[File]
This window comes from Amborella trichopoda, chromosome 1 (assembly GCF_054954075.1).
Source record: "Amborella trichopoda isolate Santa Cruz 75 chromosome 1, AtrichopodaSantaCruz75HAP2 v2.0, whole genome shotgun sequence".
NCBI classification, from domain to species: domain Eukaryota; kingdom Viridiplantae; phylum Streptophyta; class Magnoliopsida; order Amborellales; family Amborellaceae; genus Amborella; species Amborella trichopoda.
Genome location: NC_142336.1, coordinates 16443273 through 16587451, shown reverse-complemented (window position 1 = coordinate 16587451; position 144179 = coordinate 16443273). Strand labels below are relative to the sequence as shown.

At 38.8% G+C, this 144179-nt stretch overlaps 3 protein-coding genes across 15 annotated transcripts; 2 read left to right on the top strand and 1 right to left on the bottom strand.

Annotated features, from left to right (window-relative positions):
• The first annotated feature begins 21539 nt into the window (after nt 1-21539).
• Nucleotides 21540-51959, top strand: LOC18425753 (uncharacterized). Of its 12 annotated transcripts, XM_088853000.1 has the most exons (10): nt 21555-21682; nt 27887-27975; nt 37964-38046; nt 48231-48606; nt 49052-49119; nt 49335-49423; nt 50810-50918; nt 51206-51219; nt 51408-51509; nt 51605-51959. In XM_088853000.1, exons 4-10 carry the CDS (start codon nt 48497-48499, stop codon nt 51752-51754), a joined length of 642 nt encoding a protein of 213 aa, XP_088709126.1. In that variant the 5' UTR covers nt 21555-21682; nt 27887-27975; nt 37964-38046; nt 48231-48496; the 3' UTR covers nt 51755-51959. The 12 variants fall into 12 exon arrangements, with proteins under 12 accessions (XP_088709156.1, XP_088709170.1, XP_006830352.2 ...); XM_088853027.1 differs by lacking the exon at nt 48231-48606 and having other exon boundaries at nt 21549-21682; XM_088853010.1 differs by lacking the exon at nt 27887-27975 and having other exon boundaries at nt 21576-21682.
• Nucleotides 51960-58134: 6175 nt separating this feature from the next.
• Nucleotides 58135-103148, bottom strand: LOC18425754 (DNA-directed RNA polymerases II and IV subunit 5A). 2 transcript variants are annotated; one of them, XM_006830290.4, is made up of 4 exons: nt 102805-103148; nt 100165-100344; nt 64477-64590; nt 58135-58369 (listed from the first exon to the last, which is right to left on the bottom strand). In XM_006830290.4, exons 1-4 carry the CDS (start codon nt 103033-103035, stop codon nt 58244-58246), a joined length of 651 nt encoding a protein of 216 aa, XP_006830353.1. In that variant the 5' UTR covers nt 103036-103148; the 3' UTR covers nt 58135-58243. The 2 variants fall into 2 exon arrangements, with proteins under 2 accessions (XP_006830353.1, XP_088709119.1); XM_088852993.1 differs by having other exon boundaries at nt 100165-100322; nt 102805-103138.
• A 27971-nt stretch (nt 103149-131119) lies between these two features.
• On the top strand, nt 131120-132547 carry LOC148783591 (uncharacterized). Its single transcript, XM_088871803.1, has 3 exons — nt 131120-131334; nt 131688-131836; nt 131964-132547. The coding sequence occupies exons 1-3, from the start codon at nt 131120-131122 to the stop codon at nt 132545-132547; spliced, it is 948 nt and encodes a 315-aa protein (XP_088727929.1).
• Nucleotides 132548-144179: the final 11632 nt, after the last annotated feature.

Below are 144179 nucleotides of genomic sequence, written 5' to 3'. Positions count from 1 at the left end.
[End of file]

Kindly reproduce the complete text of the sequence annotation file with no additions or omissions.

This window comes from Amborella trichopoda, chromosome 1 (assembly GCF_054954075.1).
Source record: "Amborella trichopoda isolate Santa Cruz 75 chromosome 1, AtrichopodaSantaCruz75HAP2 v2.0, whole genome shotgun sequence".
NCBI classification, from domain to species: domain Eukaryota; kingdom Viridiplantae; phylum Streptophyta; class Magnoliopsida; order Amborellales; family Amborellaceae; genus Amborella; species Amborella trichopoda.
Genome location: NC_142336.1, coordinates 16443273 through 16587451, shown reverse-complemented (window position 1 = coordinate 16587451; position 144179 = coordinate 16443273). Strand labels below are relative to the sequence as shown.

At 38.8% G+C, this 144179-nt stretch overlaps 3 protein-coding genes across 15 annotated transcripts; 2 read left to right on the top strand and 1 right to left on the bottom strand.

Annotated features, from left to right (window-relative positions):
• The first annotated feature begins 21539 nt into the window (after nt 1-21539).
• Nucleotides 21540-51959, top strand: LOC18425753 (uncharacterized). Of its 12 annotated transcripts, XM_088853000.1 has the most exons (10): nt 21555-21682; nt 27887-27975; nt 37964-38046; nt 48231-48606; nt 49052-49119; nt 49335-49423; nt 50810-50918; nt 51206-51219; nt 51408-51509; nt 51605-51959. In XM_088853000.1, exons 4-10 carry the CDS (start codon nt 48497-48499, stop codon nt 51752-51754), a joined length of 642 nt encoding a protein of 213 aa, XP_088709126.1. In that variant the 5' UTR covers nt 21555-21682; nt 27887-27975; nt 37964-38046; nt 48231-48496; the 3' UTR covers nt 51755-51959. The 12 variants fall into 12 exon arrangements, with proteins under 12 accessions (XP_088709156.1, XP_088709170.1, XP_006830352.2 ...); XM_088853027.1 differs by lacking the exon at nt 48231-48606 and having other exon boundaries at nt 21549-21682; XM_088853010.1 differs by lacking the exon at nt 27887-27975 and having other exon boundaries at nt 21576-21682.
• Nucleotides 51960-58134: 6175 nt separating this feature from the next.
• Nucleotides 58135-103148, bottom strand: LOC18425754 (DNA-directed RNA polymerases II and IV subunit 5A). 2 transcript variants are annotated; one of them, XM_006830290.4, is made up of 4 exons: nt 102805-103148; nt 100165-100344; nt 64477-64590; nt 58135-58369 (listed from the first exon to the last, which is right to left on the bottom strand). In XM_006830290.4, exons 1-4 carry the CDS (start codon nt 103033-103035, stop codon nt 58244-58246), a joined length of 651 nt encoding a protein of 216 aa, XP_006830353.1. In that variant the 5' UTR covers nt 103036-103148; the 3' UTR covers nt 58135-58243. The 2 variants fall into 2 exon arrangements, with proteins under 2 accessions (XP_006830353.1, XP_088709119.1); XM_088852993.1 differs by having other exon boundaries at nt 100165-100322; nt 102805-103138.
• A 27971-nt stretch (nt 103149-131119) lies between these two features.
• On the top strand, nt 131120-132547 carry LOC148783591 (uncharacterized). Its single transcript, XM_088871803.1, has 3 exons — nt 131120-131334; nt 131688-131836; nt 131964-132547. The coding sequence occupies exons 1-3, from the start codon at nt 131120-131122 to the stop codon at nt 132545-132547; spliced, it is 948 nt and encodes a 315-aa protein (XP_088727929.1).
• Nucleotides 132548-144179: the final 11632 nt, after the last annotated feature.

Below are 144179 nucleotides of genomic sequence, written 5' to 3'. Positions count from 1 at the left end.